In Roger Crisp & Brad Hooker (eds.), Well-Being and Morality: Essays in Honour of James Griffin. Clarendon Press. pp. 21--38 (2000)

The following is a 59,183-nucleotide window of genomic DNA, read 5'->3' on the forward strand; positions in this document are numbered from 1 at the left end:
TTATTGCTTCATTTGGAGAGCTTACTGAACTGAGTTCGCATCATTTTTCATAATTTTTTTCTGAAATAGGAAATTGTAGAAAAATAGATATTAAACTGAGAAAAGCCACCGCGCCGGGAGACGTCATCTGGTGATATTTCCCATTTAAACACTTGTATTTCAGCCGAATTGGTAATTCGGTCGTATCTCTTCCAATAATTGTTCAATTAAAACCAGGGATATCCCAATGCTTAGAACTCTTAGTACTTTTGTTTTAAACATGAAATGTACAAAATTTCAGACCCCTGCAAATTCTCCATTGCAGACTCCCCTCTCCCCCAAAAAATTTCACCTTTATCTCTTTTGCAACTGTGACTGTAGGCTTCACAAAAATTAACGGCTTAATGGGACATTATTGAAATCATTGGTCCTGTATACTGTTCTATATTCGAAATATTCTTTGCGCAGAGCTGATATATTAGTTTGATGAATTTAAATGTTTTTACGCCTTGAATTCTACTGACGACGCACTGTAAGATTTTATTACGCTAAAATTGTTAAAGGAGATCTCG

AbstractTwo options are incommensurate in value if neither is better than the other, and if a small improvement or worsening of one does not necessarily make it determinately better or worse than the other. If a person faces a sequence of choices between incommensurate options, she may end up with a worse options than she could have had, even though none of her choices are irrational. Yet it seems that rationality should save her from this bad outcome. This is the practical problem posed by incommensurability of values, and it may be solved by a new account of practical reasoning.
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